Time-Dependent Myocardial Necrosis in Patients With ST-Segment-Elevation Myocardial Infarction Without Angiographic Collateral Flow Visualized by Cardiac Magnetic Resonance Imaging: Results From the Multicenter STEMI-SCAR Project.

Greulich, Simon; Mayr, Agnes; Gloekler, Steffen; Seitz, Andreas; Birkmeier, Stefan; Schäufele, Tim; Bekeredjian, Raffi; Zuern, Christine S; Seizer, Peter; Geisler, Tobias; Müller, Karin A L; Krumm, Patrick; Nikolaou, Konstantin; Klug, Gert; Reinstadler, Sebastian; Pamminger, Mathias; Reindl, Martin; Wahl, Andreas; Traupe, Tobias; Seiler, Christian; ... (2019). Time-Dependent Myocardial Necrosis in Patients With ST-Segment-Elevation Myocardial Infarction Without Angiographic Collateral Flow Visualized by Cardiac Magnetic Resonance Imaging: Results From the Multicenter STEMI-SCAR Project. Journal of the American Heart Association, 8(12), e012429. American Heart Association 10.1161/JAHA.119.012429

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Background Acute complete occlusion of a coronary artery results in progressive ischemia, moving from the endocardium to the epicardium (ie, wavefront). Dependent on time to reperfusion and collateral flow, myocardial infarction ( MI ) will manifest, with transmural MI portending poor prognosis. Late gadolinium enhancement cardiac magnetic resonance imaging can detect MI with  high diagnostic accuracy. Primary percutaneous coronary intervention is the preferred reperfusion strategy in patients with ST -segment-elevation MI with <12 hours of symptom onset. We sought to visualize time-dependent necrosis in a population with ST -segment-elevation MI by using late gadolinium enhancement cardiac magnetic resonance imaging (STEMI-SCAR project). Methods and Results ST -segment-elevation MI patients with single-vessel disease, complete occlusion with TIMI (Thrombolysis in Myocardial Infarction) score 0, absence of collateral flow (Rentrop score 0), and symptom onset <12 hours were consecutively enrolled. Using late gadolinium enhancement cardiac magnetic resonance imaging, the area at risk and infarct size, myocardial salvage index, transmurality index, and transmurality grade (0-50%, 51-75%, 76-100%) were determined. In total, 164 patients (aged 54±11 years, 80% male) were included. A receiver operating characteristic curve (area under the curve: 0.81) indicating transmural necrosis revealed the best diagnostic cutoff for a symptom-to-balloon time of 121 minutes: patients with >121 minutes demonstrated increased infarct size, transmurality index, and transmurality grade (all P<0.01) and decreased myocardial salvage index ( P<0.001) versus patients with symptom-to-balloon times ≤121 minutes. Conclusions In MI with no residual antegrade and no collateral flow, immediate reperfusion is vital. A symptom-to-balloon time of >121 minutes causes a high grade of transmural necrosis. In this pure ST -segment-elevation MI population, time to reperfusion to salvage myocardium was less than suggested by current guidelines.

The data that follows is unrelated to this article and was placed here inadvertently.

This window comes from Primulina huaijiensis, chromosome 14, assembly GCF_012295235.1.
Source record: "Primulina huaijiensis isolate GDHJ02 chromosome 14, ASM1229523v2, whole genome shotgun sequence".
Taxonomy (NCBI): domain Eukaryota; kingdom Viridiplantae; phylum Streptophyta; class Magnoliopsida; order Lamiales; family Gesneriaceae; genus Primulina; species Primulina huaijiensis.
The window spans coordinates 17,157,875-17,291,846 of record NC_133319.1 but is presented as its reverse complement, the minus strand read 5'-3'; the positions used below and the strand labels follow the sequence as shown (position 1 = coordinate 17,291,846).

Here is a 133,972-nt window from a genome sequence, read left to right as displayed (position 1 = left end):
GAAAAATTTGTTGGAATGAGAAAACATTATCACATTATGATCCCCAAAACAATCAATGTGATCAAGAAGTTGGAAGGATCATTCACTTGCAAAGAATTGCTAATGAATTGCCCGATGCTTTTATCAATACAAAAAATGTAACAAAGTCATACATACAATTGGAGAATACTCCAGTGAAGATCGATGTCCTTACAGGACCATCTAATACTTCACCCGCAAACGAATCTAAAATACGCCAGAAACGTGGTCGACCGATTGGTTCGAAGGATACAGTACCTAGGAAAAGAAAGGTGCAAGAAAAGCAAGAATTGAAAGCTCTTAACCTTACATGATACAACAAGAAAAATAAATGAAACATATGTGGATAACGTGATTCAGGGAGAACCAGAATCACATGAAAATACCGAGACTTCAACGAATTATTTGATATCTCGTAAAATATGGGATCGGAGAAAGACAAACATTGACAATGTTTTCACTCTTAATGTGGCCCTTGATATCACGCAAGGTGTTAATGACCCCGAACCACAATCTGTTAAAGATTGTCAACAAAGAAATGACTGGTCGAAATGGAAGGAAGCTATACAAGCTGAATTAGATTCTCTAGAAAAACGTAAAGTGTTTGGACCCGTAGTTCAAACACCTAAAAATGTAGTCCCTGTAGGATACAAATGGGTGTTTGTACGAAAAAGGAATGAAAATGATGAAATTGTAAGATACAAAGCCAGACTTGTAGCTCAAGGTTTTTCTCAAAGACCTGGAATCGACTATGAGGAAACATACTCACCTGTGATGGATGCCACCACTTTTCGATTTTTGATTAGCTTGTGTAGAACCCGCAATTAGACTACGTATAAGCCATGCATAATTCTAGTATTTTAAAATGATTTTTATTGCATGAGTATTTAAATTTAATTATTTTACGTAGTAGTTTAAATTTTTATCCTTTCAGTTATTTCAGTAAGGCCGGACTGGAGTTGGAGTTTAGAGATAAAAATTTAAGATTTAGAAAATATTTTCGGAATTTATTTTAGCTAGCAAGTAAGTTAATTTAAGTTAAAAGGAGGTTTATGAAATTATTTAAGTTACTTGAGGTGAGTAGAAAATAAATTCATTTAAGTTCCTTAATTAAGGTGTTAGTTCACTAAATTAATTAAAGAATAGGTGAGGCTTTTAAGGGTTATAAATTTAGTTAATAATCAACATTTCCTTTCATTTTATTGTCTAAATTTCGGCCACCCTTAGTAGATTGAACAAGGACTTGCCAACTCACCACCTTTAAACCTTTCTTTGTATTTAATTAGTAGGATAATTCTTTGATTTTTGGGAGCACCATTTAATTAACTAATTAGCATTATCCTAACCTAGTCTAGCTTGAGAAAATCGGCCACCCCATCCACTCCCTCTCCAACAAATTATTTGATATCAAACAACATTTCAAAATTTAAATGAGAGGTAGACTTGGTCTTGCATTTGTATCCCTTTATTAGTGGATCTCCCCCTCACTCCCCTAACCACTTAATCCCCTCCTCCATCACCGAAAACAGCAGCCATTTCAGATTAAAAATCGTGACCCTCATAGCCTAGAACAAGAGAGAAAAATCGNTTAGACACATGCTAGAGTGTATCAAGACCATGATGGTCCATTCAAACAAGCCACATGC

Item Type:

Journal Article (Original Article)

Division/Institute:

04 Faculty of Medicine > Department of Cardiovascular Disorders (DHGE) > Clinic of Cardiology

UniBE Contributor:

Wahl, Andreas; Seiler, Christian and Windecker, Stephan

Subjects:

600 Technology > 610 Medicine & health

ISSN:

2047-9980

Publisher:

American Heart Association

Language:

English

Submitter:

Nadia Biscozzo

Date Deposited:

12 Feb 2020 08:02

Last Modified:

12 Feb 2020 08:02

Publisher DOI:

10.1161/JAHA.119.012429

PubMed ID:

31181983

Uncontrolled Keywords:

ST‐segment–elevation myocardial infarction cardiac magnetic resonance imaging coronary artery disease necrosis

BORIS DOI:

10.7892/boris.139136

URI:

https://boris.unibe.ch/id/eprint/139136

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